In the TGF-β/Smad pathway, we partly adapt a model from Clarke et al. . In the adapted model, TGF-β binds to TβRI (TGF-β receptor I) and subsequently recruits the second receptor (TβRII). These receptor complexes phosphorylate each other and create a docking site for Smad2. As a result, Smad2 is recruited and phosphorylated by the complex. Once it is activated, Smad2 dissociates from the receptor complex and forms a dimer with Smad4. Together, the dimer complex translocates to the nucleus. As described by Clarke et al. , Smad2 can shuttle between the nucleus and cytoplasm with or without the presence of its ligand. The biochemical reactions, along with the rate constants from the literature are listed in Table 3.
Model calibration and validation
As mentioned previously, where it is possible, the model coefficients and parameters are taken from web-based databases. However, for those rate constants that are not available from the literature or databases, the values need to be estimated using biological data. In this process of model calibration (known as system identification in the control and systems literature ), we use measured time course and related data for the biological process to estimate unknown parameters. The parameters to be estimated often include not only the rate constants, but also the initial conditions [x0 = x(t0)]. The mathematical procedures involved in calibration can be quite involved , thus for the purposes of the present chapter we only sketch the steps involved.
If we collect all of the rate constants and initial conditions to be estimated into a vector, θ, the estimation problem is typically formulated as a weighted least squares optimization (eqn 31): where yExp(td) is the experimental data vector at time d (d = 1,…, D), y (td, θ, u) is the predicted output from the model at time d and Q is a diagonal matrix that weighs/scales the measurement errors.
Owing to the non-linear nature of the system described by eqn (15), the minimization problem in eqn (31) is often multimodal or non-convex . As a consequence of this, the global optimum may not be found using standard optimization algorithms, such as Lavenberg–Marquadt or the Gauss–Newton methods. Stochastic methods such as simulated annealing, and genetic and evolutionary algorithms have been reported to perform well in finding the global optimum [51,52], albeit at the expense of computational cost. However, even the most sophisticated identification methods can still encounter local optimum and it is wise to use a range of methods. This can be done using one of the many software packages which contain calibration and identification methods, such as Copasi  or SBMLPet .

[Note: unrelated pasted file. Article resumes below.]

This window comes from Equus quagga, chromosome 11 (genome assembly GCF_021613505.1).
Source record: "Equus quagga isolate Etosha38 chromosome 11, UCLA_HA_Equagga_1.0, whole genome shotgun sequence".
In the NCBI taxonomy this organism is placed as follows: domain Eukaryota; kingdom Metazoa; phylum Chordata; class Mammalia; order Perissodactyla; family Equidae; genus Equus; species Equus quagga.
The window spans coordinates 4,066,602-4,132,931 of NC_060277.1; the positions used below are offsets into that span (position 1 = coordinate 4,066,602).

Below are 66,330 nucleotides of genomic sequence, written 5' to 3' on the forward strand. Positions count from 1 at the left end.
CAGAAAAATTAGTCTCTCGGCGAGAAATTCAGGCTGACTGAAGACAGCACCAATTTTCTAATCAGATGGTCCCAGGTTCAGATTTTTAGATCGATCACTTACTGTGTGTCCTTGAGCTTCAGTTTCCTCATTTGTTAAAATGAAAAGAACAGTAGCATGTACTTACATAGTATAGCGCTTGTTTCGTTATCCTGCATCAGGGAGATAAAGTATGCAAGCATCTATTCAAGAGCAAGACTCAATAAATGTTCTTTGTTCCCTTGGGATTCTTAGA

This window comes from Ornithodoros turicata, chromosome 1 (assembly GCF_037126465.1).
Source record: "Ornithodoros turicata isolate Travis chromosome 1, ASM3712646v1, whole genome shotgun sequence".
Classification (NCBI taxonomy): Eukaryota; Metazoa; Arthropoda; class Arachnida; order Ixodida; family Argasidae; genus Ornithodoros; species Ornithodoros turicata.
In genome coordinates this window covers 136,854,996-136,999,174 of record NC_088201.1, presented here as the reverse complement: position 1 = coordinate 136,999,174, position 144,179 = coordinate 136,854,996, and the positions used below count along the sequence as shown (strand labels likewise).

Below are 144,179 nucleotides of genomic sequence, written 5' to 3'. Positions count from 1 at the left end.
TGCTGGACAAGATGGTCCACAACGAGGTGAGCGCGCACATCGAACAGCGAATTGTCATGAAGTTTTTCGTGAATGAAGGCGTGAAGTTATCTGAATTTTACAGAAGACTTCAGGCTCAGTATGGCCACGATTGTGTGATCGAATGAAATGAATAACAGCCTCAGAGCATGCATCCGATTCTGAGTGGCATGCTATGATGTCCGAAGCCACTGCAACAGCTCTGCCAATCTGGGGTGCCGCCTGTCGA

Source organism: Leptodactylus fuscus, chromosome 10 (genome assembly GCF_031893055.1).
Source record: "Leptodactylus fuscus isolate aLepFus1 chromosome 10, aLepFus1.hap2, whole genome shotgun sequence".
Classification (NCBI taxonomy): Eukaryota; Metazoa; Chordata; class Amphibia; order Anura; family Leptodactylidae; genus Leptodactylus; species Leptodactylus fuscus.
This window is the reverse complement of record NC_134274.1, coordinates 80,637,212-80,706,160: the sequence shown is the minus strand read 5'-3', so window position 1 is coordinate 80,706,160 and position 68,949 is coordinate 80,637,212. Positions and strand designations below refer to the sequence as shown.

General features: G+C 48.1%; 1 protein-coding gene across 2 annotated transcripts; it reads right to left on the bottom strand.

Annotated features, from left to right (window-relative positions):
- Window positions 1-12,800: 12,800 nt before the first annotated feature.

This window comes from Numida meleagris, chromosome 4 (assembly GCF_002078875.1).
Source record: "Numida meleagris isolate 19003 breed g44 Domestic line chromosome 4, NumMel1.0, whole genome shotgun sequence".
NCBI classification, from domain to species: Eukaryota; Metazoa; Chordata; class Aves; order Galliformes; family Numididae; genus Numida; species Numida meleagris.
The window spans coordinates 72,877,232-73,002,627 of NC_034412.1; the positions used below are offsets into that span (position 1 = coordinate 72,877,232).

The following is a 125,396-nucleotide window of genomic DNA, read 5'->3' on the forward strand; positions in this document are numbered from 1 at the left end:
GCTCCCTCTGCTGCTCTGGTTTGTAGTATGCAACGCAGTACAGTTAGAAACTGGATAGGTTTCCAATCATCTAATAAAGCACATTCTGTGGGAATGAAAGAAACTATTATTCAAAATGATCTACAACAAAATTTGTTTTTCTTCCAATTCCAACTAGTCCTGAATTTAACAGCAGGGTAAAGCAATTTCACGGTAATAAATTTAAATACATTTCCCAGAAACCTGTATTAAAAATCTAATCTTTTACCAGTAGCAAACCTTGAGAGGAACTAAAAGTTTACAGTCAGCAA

Alternatives to global optimization methods are: (i) the multiple shooting approach [54–56] where the state variables of the dynamics are discretized, (ii) comprehensive sampling of the whole parameter space to find sets of solutions that give qualitatively similar output behaviour [41,57], or (iii) to fit the parameters ‘manually’ starting from a reasonable parameter set  and sequentially inspecting different parameter sets for suitability. This manual fitting is extremely time consuming and is only suggested when the number of unknown parameters to be estimated is small.
The challenge in parameter estimation of the kind mentioned in the preceding paragraphs is not only to find the global solution, but also to obtain appropriate data. Specifically, data are not bountiful in biological systems, where the most common experimental technique, quantitative Western blot analysis , provides only relative concentration time profiles in terms of intensity values . This means that the resulting intensity values can be compared only with values of the same band or blot, which typically consists of the same protein measurements from one experimental run at different time points. Figure 5 shows a typical Western blot and the corresponding quantification. The availability of data, which also holds for most techniques, irrevocably depends on the availability of corresponding antibodies to probe any given protein.